Looking for an adventure this jubilee weekend? From pristine gardens to rugged landscapes, there's something for everyone and here's three of our favourite historic grounds to explore.
If you're looking for an escape from the tv coverage of the Jubilee festivities, a visit to one of Royal Parks or historic sites of interest around the UK, may be just what you need.
The Queen is the head of the British Royal Family and has been ruling over the United Kingdom for nearly 70 years. In that time, she has travelled to every corner of the globe on behalf of her country, but where does she like to go when she's home in the UK? Well, we don't have that level of insider information, but we did find three sites of historic interest that you'll enjoy exploring this Jubilee weekend.
So if you want to celebrate the Jubilee by spending time outside and lap up some of the beautiful vistas the royal parks or historic grounds the UK has to offer, we've listed three of our favourite for you to visit. From Hyde Park in London to Balmoral Estate in Scotland, these locations offer a wealth of amazing scenery and activities for visitors of all ages.
As one of the largest and most historic parks in the city, Hyde Park is unsurprisingly a firm favourite with both tourists and Londoners alike. Known for its stunning gardens and landmarks such as Buckingham Palace and Kensington Palace, there's plenty to see and do here. If you're feeling energetic, why not go for a jog or walk around the park's famous Serpentine lake a beautiful, fairly flat route to enjoy. Alternatively, you can simply relax on the grass, play hide and seek with the kids through the trees or, if it's open, swim the serpentine.
If you're unfamiliar with Hyde Park, here's a few perhaps lesser known facts about this royal park. It was originally created as a deer hunting ground for Henry VIII in 1536 and transformed into a royal park by Charles I in the early 1600s. In 1637, it was opened to the public for the first time and has been a firm favourite with Londoners ever since. In 1866, Hyde Park was the site of the world's first public demonstration of a steam locomotive engine, which was built by George Stephenson. If you're visiting with young children, they'll love the Diana Memorial Playground, which is based on Peter Pan and has a huge pirate ship at its centre. situated in the north -east corner of Hyde Park, next to Kensington Palace.
The park is also home to a number of iconic landmarks including the Speakers' Corner, Apsley House (the former London home of the first Duke of Wellington) and the Albert Memorial (a grandiose memorial to Prince Albert, Queen Victoria's consort).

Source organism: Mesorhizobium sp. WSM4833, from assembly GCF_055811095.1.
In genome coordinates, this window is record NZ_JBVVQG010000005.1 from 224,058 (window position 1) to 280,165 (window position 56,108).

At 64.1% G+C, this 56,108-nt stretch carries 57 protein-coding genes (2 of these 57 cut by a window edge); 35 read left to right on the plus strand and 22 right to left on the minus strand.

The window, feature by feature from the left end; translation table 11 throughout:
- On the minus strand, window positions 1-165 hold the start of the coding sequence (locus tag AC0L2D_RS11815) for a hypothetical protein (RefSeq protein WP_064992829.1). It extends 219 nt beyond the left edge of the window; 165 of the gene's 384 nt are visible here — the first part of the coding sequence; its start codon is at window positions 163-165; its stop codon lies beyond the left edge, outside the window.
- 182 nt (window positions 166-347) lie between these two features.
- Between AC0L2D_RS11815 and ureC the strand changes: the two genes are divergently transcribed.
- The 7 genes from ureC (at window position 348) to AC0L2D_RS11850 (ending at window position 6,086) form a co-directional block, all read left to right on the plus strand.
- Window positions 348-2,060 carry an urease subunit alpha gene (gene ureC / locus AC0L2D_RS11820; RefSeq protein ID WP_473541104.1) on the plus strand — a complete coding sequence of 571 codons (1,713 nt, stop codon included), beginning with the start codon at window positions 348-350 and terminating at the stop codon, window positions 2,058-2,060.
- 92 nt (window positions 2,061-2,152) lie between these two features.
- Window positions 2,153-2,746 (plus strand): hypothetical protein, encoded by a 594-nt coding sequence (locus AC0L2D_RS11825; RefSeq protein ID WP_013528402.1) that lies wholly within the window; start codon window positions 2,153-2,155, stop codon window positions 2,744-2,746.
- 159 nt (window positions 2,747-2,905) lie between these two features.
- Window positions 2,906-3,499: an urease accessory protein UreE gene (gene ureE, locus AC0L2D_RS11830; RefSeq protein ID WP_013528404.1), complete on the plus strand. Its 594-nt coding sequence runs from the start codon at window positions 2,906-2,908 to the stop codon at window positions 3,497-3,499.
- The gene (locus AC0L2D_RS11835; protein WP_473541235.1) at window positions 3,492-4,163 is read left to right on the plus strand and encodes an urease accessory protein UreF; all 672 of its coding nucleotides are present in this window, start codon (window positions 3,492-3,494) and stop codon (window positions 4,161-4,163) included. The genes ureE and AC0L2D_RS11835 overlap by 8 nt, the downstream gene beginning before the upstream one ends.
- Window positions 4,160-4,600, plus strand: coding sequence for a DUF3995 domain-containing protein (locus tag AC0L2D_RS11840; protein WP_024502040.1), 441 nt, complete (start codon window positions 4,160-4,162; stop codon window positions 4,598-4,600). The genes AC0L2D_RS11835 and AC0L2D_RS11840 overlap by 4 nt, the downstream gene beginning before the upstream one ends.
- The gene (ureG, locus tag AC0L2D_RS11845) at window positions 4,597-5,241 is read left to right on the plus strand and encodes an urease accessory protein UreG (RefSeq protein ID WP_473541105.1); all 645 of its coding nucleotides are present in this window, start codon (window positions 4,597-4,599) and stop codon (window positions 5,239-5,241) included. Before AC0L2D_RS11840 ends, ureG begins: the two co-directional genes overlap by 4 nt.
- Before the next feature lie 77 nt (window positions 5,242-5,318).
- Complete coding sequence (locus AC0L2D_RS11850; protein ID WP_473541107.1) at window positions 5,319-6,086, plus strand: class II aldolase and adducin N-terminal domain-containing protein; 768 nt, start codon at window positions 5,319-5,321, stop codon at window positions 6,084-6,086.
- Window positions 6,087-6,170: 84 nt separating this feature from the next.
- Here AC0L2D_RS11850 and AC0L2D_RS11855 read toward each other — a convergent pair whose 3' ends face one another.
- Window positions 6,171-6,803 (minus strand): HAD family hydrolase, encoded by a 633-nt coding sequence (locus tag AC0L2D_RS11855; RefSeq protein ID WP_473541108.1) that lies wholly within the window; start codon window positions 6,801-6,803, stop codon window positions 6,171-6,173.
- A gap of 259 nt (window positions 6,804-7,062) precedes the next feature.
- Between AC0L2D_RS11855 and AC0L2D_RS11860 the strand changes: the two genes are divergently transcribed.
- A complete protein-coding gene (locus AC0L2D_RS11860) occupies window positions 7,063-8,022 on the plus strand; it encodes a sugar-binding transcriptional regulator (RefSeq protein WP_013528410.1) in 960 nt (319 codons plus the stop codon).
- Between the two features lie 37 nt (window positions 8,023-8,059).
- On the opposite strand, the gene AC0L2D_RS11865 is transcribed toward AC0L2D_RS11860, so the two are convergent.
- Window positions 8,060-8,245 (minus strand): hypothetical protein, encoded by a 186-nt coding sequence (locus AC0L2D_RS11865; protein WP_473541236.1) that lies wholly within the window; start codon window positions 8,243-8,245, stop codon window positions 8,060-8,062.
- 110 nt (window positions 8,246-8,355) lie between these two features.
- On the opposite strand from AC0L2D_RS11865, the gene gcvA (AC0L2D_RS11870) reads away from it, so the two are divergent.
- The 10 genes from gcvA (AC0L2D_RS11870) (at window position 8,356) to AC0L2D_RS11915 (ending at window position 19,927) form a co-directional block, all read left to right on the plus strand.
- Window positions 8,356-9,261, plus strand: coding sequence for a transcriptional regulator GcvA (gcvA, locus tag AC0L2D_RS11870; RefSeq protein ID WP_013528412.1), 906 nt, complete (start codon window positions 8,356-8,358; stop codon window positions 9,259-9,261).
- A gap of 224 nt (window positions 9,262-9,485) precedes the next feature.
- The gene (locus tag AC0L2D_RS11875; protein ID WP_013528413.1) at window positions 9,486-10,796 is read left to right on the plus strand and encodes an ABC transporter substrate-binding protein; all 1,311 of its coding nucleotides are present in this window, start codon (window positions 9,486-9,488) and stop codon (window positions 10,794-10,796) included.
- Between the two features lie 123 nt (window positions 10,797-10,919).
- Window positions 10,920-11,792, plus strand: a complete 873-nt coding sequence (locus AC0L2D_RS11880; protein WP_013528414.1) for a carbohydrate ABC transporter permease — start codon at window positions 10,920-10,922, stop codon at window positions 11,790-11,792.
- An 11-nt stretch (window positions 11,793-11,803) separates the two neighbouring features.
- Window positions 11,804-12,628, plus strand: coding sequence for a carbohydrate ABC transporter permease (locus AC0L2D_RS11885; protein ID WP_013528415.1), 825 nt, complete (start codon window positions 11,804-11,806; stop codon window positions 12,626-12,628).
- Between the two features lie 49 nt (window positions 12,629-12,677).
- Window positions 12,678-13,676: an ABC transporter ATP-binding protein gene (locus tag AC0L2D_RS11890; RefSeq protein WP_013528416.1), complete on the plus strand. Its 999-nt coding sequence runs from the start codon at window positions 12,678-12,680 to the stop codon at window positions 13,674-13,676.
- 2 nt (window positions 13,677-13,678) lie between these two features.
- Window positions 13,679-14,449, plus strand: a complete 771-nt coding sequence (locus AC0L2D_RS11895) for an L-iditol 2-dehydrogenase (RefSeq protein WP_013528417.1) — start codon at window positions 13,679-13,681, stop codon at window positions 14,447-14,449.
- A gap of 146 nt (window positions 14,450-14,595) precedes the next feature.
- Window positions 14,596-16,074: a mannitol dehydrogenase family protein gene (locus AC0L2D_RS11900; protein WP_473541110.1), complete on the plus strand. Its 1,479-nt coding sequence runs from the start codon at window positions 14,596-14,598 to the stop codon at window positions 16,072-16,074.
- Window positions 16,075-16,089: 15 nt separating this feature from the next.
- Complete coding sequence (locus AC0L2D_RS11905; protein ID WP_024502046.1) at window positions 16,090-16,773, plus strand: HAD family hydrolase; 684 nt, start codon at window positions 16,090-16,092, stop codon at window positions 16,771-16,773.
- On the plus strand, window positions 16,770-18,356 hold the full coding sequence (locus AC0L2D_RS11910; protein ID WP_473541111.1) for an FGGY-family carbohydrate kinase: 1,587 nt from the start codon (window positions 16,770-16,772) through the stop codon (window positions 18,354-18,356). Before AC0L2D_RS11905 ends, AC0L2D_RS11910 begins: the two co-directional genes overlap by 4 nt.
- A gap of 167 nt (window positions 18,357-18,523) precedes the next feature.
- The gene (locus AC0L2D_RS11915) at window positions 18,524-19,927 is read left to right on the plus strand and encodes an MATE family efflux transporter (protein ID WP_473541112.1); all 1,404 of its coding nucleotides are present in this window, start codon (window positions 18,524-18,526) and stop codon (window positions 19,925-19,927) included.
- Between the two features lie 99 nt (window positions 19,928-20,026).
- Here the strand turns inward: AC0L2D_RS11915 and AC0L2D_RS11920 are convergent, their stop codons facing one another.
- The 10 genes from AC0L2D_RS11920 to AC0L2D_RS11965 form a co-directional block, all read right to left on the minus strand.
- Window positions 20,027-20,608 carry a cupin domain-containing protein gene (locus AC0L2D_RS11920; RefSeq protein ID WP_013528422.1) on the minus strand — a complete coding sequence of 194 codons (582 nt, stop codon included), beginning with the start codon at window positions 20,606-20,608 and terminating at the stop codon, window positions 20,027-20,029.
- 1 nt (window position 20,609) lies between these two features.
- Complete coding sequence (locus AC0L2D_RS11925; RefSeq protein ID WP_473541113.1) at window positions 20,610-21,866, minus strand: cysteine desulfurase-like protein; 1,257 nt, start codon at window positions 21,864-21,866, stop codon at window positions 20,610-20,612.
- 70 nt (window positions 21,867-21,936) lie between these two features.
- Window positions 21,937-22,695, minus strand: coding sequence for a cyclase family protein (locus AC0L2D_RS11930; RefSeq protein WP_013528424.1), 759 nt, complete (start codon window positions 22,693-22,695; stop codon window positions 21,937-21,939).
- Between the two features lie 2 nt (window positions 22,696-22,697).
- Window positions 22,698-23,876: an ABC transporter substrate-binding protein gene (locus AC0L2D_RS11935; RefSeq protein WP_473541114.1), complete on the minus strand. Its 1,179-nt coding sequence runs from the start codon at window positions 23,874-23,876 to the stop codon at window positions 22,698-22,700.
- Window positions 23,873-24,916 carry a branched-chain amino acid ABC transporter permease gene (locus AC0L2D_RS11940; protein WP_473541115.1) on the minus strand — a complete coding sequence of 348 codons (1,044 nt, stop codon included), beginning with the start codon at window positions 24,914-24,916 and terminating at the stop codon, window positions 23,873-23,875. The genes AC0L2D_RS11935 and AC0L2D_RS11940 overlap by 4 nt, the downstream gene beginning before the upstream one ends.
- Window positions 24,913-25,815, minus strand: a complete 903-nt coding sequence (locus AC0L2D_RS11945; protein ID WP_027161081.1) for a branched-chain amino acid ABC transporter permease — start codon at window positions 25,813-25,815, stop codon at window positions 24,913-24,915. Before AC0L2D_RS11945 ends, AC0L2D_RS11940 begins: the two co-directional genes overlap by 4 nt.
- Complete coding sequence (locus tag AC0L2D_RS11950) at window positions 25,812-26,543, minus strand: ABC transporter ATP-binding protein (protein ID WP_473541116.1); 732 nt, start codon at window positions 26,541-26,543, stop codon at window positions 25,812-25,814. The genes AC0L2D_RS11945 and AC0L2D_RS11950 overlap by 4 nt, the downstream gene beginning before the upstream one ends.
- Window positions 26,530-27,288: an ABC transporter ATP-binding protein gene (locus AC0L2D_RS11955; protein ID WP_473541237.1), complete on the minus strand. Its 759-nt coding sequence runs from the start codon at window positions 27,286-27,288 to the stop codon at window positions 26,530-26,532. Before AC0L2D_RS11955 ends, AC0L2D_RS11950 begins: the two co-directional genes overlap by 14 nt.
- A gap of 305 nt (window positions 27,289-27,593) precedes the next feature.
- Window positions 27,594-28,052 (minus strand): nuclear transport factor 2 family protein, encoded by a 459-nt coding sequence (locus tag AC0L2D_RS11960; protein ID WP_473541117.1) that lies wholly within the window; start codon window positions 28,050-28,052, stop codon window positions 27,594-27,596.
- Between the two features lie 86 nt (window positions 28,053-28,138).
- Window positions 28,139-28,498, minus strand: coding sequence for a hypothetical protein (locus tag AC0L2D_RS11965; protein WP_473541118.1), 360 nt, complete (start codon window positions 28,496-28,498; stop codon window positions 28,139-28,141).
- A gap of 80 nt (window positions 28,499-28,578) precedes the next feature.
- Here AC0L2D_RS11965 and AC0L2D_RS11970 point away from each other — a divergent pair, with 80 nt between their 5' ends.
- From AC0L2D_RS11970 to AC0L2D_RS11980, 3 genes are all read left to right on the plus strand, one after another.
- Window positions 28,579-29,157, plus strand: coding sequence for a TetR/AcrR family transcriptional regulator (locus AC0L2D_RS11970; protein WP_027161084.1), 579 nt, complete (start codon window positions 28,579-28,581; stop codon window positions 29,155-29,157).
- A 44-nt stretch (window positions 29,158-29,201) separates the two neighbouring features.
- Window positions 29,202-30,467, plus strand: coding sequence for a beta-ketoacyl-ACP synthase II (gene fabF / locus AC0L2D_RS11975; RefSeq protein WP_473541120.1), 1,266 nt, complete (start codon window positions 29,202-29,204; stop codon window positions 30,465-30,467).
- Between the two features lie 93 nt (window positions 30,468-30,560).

Nestled in the heart of the Scottish Highlands, the Balmoral Estate is a must-see for any nature lover, located deep within the Cairngorms National Park. The sprawling 50,000 acre estate is home to an array of wildlife including red deer, Highland cows and ospreys. Visitors can explore the grounds on foot, by bike or even on horseback there are plenty of marked trails to follow.
With towering mountains, pristine lochs and sprawling forests, it's easy to see why this is one of the Queen's favourite places to visit.
If you want to learn more about the estate's fascinating history, we recommend taking a guided tour of the castle itself which dates back to 1856 when it was built as a holiday home for Queen Victoria and Prince Albert.
The estate is open to the public from April to July each year. For more information about opening times and tickets, please visit the website here.
Keep in mind that if you stray to close to the house itself, you may be asked to politely move on by security.
3. Glastonbury Tor - England: This mystical hill is surrounded by stories and legends, making it the perfect place for a peaceful stroll. Take in the stunning views of the countryside as you walk around this ancient monument. Who knows, you might even spot a fairy or two!
is located in the town of Glastonbury in Somerset, England. It is thought to be the site of the first church in Britain, built by Joseph of Arimathea in the 1st century AD. The Tor itself is a conical hill which is said to be the dwelling place of Gwyn ap Nudd, the king of the Welsh underworld.
Adventure awaits those who scale Glastonbury Tor. This mystical hilltop in southwest England is home to an ancient ruins, a 13th century church, and panoramic views that extend for miles. The hike to the top is well worth the effort, as you'll feel like you've been transported to another world once you reach the summit.
On Thursday the 2nd of June at 9pm the community of Glastonbury is invited to gather at the Tor to mark the commencement of her Majestey the Queen's Platinum Jubilee Celebrations.
To find out more about the Tor, click here.
So there you have it, three of the Queen's favourite places to visit in the UK. Whether you're a fan of royalty or not, we hope you enjoy exploring these beautiful locations. Let us know what you're up to this Jubilee weekend by tagging us on Instagram @beoutsidebeactive